Eric Yeh


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Discourse-Wide Extraction of Assay Frames from the Biological Literature
Dayne Freitag | Paul Kalmar | Eric Yeh
Proceedings of the Biomedical NLP Workshop associated with RANLP 2017

We consider the problem of populating multi-part knowledge frames from textual information distributed over multiple sentences in a document. We present a corpus constructed by aligning papers from the cellular signaling literature to a collection of approximately 50,000 reference frames curated by hand as part of a decade-long project. We present and evaluate two approaches to the challenging problem of reconstructing these frames, which formalize biological assays described in the literature. One approach is based on classifying candidate records nominated by sentence-local entity co-occurrence. In the second approach, we introduce a novel virtual register machine traverses an article and generates frames, trained on our reference data. Our evaluations show that success in the task ultimately hinges on an integration of evidence spread across the discourse.


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An Annotated Corpus and Method for Analysis of Ad-Hoc Structures Embedded in Text
Eric Yeh | John Niekrasz | Dayne Freitag | Richard Rohwer
Proceedings of the Tenth International Conference on Language Resources and Evaluation (LREC'16)

We describe a method for identifying and performing functional analysis of structured regions that are embedded in natural language documents, such as tables or key-value lists. Such regions often encode information according to ad hoc schemas and avail themselves of visual cues in place of natural language grammar, presenting problems for standard information extraction algorithms. Unlike previous work in table extraction, which assumes a relatively noiseless two-dimensional layout, our aim is to accommodate a wide variety of naturally occurring structure types. Our approach has three main parts. First, we collect and annotate a a diverse sample of “naturally” occurring structures from several sources. Second, we use probabilistic text segmentation techniques, featurized by skip bigrams over spatial and token category cues, to automatically identify contiguous regions of structured text that share a common schema. Finally, we identify the records and fields within each structured region using a combination of distributional similarity and sequence alignment methods, guided by minimal supervision in the form of a single annotated record. We evaluate the last two components individually, and conclude with a discussion of further work.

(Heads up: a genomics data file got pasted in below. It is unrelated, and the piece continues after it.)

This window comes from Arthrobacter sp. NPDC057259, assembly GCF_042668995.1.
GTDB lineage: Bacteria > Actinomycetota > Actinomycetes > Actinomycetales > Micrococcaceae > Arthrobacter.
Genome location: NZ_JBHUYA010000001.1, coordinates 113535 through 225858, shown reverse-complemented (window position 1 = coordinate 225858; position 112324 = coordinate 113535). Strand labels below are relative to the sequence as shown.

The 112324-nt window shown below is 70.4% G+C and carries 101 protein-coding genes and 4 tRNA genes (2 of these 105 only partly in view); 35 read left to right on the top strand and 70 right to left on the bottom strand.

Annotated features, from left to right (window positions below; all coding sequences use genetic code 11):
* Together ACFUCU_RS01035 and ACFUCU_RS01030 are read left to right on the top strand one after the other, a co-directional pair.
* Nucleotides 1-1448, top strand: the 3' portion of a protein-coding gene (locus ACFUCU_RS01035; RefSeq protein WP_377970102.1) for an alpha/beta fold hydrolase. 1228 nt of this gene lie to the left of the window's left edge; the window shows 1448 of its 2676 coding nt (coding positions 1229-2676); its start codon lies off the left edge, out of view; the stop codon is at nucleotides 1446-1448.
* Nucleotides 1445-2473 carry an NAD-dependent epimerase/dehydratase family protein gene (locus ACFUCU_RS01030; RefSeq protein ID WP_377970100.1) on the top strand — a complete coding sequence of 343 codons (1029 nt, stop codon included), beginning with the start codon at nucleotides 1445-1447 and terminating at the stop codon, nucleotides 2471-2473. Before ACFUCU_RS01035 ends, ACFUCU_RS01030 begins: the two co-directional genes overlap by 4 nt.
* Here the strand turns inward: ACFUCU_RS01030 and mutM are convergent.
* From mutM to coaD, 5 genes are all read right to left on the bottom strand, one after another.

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SRIUBC-Core: Multiword Soft Similarity Models for Textual Similarity
Eric Yeh
Second Joint Conference on Lexical and Computational Semantics (*SEM), Volume 1: Proceedings of the Main Conference and the Shared Task: Semantic Textual Similarity


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SRIUBC: Simple Similarity Features for Semantic Textual Similarity
Eric Yeh | Eneko Agirre
*SEM 2012: The First Joint Conference on Lexical and Computational Semantics – Volume 1: Proceedings of the main conference and the shared task, and Volume 2: Proceedings of the Sixth International Workshop on Semantic Evaluation (SemEval 2012)


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WikiWalk: Random walks on Wikipedia for Semantic Relatedness
Eric Yeh | Daniel Ramage | Christopher D. Manning | Eneko Agirre | Aitor Soroa
Proceedings of the 2009 Workshop on Graph-based Methods for Natural Language Processing (TextGraphs-4)


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Learning Alignments and Leveraging Natural Logic
Nathanael Chambers | Daniel Cer | Trond Grenager | David Hall | Chloe Kiddon | Bill MacCartney | Marie-Catherine de Marneffe | Daniel Ramage | Eric Yeh | Christopher D. Manning
Proceedings of the ACL-PASCAL Workshop on Textual Entailment and Paraphrasing